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Milk Drop Photos 

  These photos were taken using a simple trigger and delay circuit based on a 555 timer IC. Using a laser pointer and a photodiode as the trigger, the delay circuit was calibrated to activate the flash at the precise moment when the splash was forming. The process of calibrating the delay circuit is a simple process of turning out the light, and letting the milk drip, while adjusting the delay with a potentiometer. Each time a drop passes through the laser beam, the flash is activated, and you can actually see the position of the drop. Because the surroundings are dark, and the impulse of light produced by the flash is so short, you actually see a frozen image of what your photo will look like. It's easy, then to adjust the delay to get the picture you're looking for.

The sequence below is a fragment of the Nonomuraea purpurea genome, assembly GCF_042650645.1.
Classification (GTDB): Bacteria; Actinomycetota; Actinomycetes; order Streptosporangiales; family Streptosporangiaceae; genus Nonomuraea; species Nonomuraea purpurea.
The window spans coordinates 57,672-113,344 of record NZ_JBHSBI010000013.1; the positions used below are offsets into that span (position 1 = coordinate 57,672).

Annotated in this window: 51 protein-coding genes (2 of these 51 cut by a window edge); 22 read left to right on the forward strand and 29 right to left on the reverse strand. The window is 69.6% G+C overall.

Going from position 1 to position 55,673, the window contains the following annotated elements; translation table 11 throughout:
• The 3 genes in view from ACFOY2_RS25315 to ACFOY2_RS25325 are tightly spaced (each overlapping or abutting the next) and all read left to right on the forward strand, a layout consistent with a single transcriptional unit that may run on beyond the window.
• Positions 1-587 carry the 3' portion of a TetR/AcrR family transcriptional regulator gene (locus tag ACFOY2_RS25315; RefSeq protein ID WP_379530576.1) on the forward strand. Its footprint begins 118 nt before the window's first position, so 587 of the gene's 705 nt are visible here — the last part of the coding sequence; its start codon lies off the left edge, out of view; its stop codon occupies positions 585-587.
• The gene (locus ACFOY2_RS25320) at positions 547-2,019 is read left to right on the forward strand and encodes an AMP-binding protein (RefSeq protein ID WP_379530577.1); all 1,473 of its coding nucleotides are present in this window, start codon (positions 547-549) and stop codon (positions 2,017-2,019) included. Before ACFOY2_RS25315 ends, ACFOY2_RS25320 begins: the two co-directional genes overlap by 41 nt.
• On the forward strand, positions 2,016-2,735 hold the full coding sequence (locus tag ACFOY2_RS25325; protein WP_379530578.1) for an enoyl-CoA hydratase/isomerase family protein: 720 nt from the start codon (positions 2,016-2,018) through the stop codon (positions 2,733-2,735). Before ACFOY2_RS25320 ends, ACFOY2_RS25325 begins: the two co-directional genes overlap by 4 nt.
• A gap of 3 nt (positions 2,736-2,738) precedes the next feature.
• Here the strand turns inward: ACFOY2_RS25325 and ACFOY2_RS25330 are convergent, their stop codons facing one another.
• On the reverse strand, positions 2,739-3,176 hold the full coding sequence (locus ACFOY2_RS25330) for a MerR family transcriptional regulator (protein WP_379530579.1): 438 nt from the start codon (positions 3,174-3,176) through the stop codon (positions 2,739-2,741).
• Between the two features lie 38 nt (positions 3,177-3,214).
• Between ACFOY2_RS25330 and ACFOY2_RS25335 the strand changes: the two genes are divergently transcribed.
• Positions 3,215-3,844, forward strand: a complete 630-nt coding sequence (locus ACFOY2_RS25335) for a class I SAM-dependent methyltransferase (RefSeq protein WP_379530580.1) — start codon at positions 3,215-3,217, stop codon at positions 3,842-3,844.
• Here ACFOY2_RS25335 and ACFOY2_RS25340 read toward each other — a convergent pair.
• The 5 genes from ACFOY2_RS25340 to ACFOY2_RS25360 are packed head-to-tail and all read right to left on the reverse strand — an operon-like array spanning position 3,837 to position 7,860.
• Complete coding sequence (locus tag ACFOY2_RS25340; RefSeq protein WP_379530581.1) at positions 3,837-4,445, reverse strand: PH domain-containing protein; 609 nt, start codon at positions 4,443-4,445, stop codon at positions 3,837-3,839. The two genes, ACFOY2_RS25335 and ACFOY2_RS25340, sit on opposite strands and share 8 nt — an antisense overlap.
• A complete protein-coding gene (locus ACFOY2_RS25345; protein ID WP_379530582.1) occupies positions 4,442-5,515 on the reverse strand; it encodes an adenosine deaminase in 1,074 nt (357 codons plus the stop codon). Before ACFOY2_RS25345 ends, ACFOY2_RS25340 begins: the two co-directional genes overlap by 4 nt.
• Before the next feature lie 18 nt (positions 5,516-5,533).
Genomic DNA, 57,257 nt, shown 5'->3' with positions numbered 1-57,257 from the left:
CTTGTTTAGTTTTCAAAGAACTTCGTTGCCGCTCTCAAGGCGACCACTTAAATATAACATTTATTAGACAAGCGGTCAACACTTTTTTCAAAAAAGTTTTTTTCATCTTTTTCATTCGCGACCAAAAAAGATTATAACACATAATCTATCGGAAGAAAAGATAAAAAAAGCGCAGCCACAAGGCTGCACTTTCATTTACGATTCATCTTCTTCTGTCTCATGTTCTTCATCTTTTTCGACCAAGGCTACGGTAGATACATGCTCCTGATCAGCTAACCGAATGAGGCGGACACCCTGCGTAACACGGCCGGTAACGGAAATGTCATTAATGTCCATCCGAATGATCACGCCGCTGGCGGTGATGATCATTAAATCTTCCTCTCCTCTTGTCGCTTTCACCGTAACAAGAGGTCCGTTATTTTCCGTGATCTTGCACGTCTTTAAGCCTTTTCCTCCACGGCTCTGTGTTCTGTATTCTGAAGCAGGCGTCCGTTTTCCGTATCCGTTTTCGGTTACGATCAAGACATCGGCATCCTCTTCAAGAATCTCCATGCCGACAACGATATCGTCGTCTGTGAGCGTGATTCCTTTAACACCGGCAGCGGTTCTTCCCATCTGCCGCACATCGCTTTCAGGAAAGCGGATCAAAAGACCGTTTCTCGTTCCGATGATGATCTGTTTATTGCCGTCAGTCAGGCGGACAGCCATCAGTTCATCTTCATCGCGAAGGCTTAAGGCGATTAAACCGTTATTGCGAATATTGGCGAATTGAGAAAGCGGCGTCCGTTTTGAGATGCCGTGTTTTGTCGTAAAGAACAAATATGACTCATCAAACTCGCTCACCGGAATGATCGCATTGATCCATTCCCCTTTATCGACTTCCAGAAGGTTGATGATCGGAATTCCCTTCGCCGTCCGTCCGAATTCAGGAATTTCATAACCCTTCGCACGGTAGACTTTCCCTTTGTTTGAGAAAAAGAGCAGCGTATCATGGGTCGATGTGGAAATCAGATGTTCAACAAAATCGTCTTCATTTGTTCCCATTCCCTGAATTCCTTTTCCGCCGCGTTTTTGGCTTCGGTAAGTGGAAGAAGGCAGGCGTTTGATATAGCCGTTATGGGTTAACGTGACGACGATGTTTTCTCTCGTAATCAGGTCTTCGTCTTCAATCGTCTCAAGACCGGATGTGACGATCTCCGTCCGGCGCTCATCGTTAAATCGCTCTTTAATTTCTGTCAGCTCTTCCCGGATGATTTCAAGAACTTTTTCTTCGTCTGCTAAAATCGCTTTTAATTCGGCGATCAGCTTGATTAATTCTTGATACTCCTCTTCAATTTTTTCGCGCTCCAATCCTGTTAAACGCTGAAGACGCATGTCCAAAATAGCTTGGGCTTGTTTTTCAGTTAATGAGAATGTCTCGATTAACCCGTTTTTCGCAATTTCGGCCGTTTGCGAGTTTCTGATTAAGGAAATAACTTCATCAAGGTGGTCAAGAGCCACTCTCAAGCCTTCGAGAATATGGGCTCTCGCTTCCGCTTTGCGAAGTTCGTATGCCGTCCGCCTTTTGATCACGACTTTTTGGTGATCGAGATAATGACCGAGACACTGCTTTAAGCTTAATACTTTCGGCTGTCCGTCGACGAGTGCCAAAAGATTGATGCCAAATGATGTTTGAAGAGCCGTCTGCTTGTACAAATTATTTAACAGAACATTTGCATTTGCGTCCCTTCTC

milk9.jpg (13012 bytes)  milk13.jpg (14517 bytes)  milk10.jpg (15968 bytes)  milk14.jpg (19246 bytes) milk11.jpg (13568 bytes)  milk12.jpg (15355 bytes)  milk2.jpg (8790 bytes)  milk8.jpg (10447 bytes) milk7.jpg (9785 bytes)  milk1.jpg (8408 bytes)  milk3.jpg (7601 bytes)  milk4.jpg (8352 bytes) milk5.jpg (6896 bytes)  milk6.jpg (6791 bytes)            

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